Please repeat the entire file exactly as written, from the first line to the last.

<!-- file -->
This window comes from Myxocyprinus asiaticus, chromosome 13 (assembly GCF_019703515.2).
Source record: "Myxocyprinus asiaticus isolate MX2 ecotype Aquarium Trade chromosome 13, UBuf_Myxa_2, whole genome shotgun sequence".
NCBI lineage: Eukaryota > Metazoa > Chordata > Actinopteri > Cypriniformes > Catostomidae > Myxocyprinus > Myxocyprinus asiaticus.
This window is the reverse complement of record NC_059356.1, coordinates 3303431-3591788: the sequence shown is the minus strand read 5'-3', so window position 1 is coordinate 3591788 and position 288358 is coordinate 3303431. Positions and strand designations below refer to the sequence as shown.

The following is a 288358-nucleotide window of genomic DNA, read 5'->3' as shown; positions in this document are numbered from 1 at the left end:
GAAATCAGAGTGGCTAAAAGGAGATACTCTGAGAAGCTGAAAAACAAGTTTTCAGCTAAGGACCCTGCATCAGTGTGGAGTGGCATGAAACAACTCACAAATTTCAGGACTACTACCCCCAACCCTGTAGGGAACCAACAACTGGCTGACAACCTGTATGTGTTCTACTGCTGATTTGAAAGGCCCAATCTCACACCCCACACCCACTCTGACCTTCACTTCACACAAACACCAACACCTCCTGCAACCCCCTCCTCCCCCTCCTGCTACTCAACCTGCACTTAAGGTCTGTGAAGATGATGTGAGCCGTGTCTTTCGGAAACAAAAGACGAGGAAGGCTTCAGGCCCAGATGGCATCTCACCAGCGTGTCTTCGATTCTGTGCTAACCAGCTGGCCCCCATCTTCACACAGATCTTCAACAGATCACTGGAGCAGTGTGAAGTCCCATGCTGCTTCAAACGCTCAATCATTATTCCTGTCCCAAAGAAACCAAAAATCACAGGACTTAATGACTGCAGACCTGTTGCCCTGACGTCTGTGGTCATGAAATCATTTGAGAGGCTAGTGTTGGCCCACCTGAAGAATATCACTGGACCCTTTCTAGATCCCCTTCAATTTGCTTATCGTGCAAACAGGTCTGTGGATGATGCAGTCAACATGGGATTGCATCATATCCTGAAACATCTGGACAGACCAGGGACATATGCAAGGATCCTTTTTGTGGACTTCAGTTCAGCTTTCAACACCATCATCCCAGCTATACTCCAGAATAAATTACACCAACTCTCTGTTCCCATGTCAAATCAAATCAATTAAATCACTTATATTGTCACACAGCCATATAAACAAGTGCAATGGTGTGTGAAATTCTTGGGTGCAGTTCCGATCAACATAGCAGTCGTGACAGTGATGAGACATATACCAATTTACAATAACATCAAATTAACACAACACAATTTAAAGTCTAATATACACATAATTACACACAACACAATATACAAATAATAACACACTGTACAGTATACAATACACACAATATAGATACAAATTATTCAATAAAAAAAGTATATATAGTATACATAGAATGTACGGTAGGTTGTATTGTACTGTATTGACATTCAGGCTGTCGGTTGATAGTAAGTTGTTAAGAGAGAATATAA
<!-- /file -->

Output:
This window comes from Myxocyprinus asiaticus, chromosome 13 (assembly GCF_019703515.2).
Source record: "Myxocyprinus asiaticus isolate MX2 ecotype Aquarium Trade chromosome 13, UBuf_Myxa_2, whole genome shotgun sequence".
NCBI lineage: Eukaryota > Metazoa > Chordata > Actinopteri > Cypriniformes > Catostomidae > Myxocyprinus > Myxocyprinus asiaticus.
This window is the reverse complement of record NC_059356.1, coordinates 3303431-3591788: the sequence shown is the minus strand read 5'-3', so window position 1 is coordinate 3591788 and position 288358 is coordinate 3303431. Positions and strand designations below refer to the sequence as shown.

The following is a 288358-nucleotide window of genomic DNA, read 5'->3' as shown; positions in this document are numbered from 1 at the left end:
GAAATCAGAGTGGCTAAAAGGAGATACTCTGAGAAGCTGAAAAACAAGTTTTCAGCTAAGGACCCTGCATCAGTGTGGAGTGGCATGAAACAACTCACAAATTTCAGGACTACTACCCCCAACCCTGTAGGGAACCAACAACTGGCTGACAACCTGTATGTGTTCTACTGCTGATTTGAAAGGCCCAATCTCACACCCCACACCCACTCTGACCTTCACTTCACACAAACACCAACACCTCCTGCAACCCCCTCCTCCCCCTCCTGCTACTCAACCTGCACTTAAGGTCTGTGAAGATGATGTGAGCCGTGTCTTTCGGAAACAAAAGACGAGGAAGGCTTCAGGCCCAGATGGCATCTCACCAGCGTGTCTTCGATTCTGTGCTAACCAGCTGGCCCCCATCTTCACACAGATCTTCAACAGATCACTGGAGCAGTGTGAAGTCCCATGCTGCTTCAAACGCTCAATCATTATTCCTGTCCCAAAGAAACCAAAAATCACAGGACTTAATGACTGCAGACCTGTTGCCCTGACGTCTGTGGTCATGAAATCATTTGAGAGGCTAGTGTTGGCCCACCTGAAGAATATCACTGGACCCTTTCTAGATCCCCTTCAATTTGCTTATCGTGCAAACAGGTCTGTGGATGATGCAGTCAACATGGGATTGCATCATATCCTGAAACATCTGGACAGACCAGGGACATATGCAAGGATCCTTTTTGTGGACTTCAGTTCAGCTTTCAACACCATCATCCCAGCTATACTCCAGAATAAATTACACCAACTCTCTGTTCCCATGTCAAATCAAATCAATTAAATCACTTATATTGTCACACAGCCATATAAACAAGTGCAATGGTGTGTGAAATTCTTGGGTGCAGTTCCGATCAACATAGCAGTCGTGACAGTGATGAGACATATACCAATTTACAATAACATCAAATTAACACAACACAATTTAAAGTCTAATATACACATAATTACACACAACACAATATACAAATAATAACACACTGTACAGTATACAATACACACAATATAGATACAAATTATTCAATAAAAAAAGTATATATAGTATACATAGAATGTACGGTAGGTTGTATTGTACTGTATTGACATTCAGGCTGTCGGTTGATAGTAAGTTGTTAAGAGAGAATATAA